I have been giving some thought to the various ways of inviting another dancer for a tanda, and I wanting to just share some of the thoughts I have had. Please chip in with pros and cons I haven’t thought of, or even methods for inviting someone that I didn’t remember! (Note: I mean this all in the context of milongas. Practicas or other dance settings are unique events with their own codes of conduct.)
This is my preferred method of invitation, although I have to admit that I don’t always follow it – not when being asked or when I dare ask a leader myself. But if everyone used cabeceo at least 95% of the time, I would be a happy tanguera. I love the feeling of securing a dance with a look, especially knowing that your partner was looking for you, too.
Pros: As a follower, I have more control over my choice of partner. I can avoid invitations that don’t interest me and seek out invitations from leaders I want to dance with. Most importantly to me, I can check out potential leaders before finally accepting an invitation. Basically, the cabeceo keeps me from feeling pressured to accept an invitation when I don’t really want to dance with someone (whether or not I would like to dance with him another time).
Cons: Sometimes, you simply miss an invitation. I have been known to accidentally turn someone down when, in reality, I just didn’t see their cabeceo. You also might end up thinking that a leader is looking at you when he is actually looking at the woman right behind you. Of course, this is easily solved by not getting up until he comes over to take you onto the dance floor.
I used the general term “gesture” to include anything that involves the leader getting your attention primarily through some gestural means aside from eye contact. This could be an outstretched hand, a wave, etc.
Pros: There is no missing this kind of invitation. It’s a way for the leader to know that a follower sees him, and the follower has to give a response. It also looks gentlemanly to offer a woman your hand to help her up and escort her to the dance floor.
Cons: It is the hardest invitation for me to decline. When the invitation is posed as a question, I can just say no. When it is an outstretched hand, I have to say no to an unasked question. It feels more assuming than a verbal invitation. It also usually involves blocking my vision in a way that makes it impossible for me to cabeceo any other leaders. Like most invitations, it’s convenient when coming from a leader I want to dance with but annoying when it’s someone I would rather look for later or avoid altogether.
The invitation that can vary from, “Shall we?” to “Let’s dance!” or “Would you do me the honor of dancing this tanda with me?” (Ok, I haven’t actually heard the last one. But you know what I mean.)
Pros: Again, you can’t miss this invitation. It does leave the follower the option of turning you down, too. Some leaders don’t mind the occasional rejection in these cases. It’s also handy when a follower isn’t looking your way.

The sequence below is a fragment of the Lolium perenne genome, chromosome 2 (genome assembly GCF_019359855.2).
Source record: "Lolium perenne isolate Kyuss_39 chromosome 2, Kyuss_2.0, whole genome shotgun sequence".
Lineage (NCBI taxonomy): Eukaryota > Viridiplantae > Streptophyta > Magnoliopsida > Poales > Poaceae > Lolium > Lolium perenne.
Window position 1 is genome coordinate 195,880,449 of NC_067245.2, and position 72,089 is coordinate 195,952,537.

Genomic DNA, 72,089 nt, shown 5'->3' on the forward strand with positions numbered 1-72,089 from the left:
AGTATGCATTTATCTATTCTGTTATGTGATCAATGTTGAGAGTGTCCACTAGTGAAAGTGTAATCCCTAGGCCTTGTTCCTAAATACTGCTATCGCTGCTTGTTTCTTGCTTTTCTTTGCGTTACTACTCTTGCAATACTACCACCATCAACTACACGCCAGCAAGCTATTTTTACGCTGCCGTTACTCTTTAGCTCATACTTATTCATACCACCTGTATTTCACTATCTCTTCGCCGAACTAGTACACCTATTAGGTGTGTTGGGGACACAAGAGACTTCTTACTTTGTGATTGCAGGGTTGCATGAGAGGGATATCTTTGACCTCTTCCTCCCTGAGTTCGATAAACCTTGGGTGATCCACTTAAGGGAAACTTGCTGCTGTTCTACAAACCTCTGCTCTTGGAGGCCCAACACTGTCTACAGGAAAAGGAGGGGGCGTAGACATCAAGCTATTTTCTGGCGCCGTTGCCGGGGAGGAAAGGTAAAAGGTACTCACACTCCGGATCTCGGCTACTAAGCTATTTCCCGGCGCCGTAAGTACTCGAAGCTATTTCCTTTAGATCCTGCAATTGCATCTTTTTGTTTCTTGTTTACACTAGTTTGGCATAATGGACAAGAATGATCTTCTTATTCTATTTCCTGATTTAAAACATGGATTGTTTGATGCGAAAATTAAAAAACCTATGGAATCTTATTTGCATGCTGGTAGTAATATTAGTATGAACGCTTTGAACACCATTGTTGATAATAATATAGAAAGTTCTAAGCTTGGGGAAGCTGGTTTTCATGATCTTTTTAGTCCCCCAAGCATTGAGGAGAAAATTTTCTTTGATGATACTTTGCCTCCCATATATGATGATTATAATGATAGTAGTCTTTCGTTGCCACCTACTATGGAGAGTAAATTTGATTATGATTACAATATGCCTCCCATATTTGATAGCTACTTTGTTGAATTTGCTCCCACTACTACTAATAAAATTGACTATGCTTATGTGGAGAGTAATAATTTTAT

Cons: The follower might be looking in another direction for a reason! But beyond the potential for rejection, or a pity dance, or a less-than-fabulous interaction, there are other reasons why verbal invitations are tricky. If another leader overhears me turning down a dance, he might avoid me – even if I’d be happy to dance with him! He might assume that I’m tired, or too picky (and doesn’t want to risk rejection himself!). And like gestured invitations, it cuts off my ability to look for other leaders to dance with. Plus, anything short of a real question makes me feel like you are assuming I will dance with you, which in turn makes me feel like a jerk if I don’t accept.
How to make the cabeceo work for you:
Yes, the cabeceo is indimidating for new dancers, or dancers who aren’t used to it. It is also difficult for those of us who live in places where eye contact is not common among strangers. And sometimes you miss the gaze of a fellow tanguero. So how can we make it work?
I have my own strategies. One is to greet friends as soon as I see them at a milonga. I make sure they know that I’m there. When I see a leader and don’t know if he realizes I would like to dance with him at some point, I say hi and tell him that I hope to dance with him later. That way he knows that I am receptive to his invitation – and it puts the idea in his mind! This allows him to avoid asking me if he isn’t interested, as well. (I don’t want to put him in the same bind I’m trying to avoid from verbal invitations!) In general, I use conversation as a way to let the leaders know that I am there and I want to dance with them. I also try to gracefully exit a conversation so that he doesn’t end up feeling pressured to ask me just because I’m standing there when the cortina ends. (Ok, sometimes I intentionally time my conversations for this, but it’s often with friends – friends who I know will excuse themselves if the music comes on and they would rather not dance with me!)
Aside from conversation, I try to be strategic about where I am during the milonga. I try to return to the same general area during cortinas or breaks from dancing so that leaders can find me more easily. Or, if I hope to dance with someone in particular, I place myself in his line of sight or stand nearby to up my chance of catching his eye. Likewise, I avoid invitations by turning away from leaders to avoid their cabeceo. Or I catch their eye, acknowledge it somehow (depending on who the leader is), and move my gaze on to search for an invitation I’d like to accept.
I rarely have trouble getting or avoiding invitations with a cabeceo. I have secured a tanda with my desired leader from across the room, with a whole crowd in between us. It’s a really nice feeling.
I would love your additions to any part of this. I know that we all have our feelings about this subject – and our own ways of dealing with it!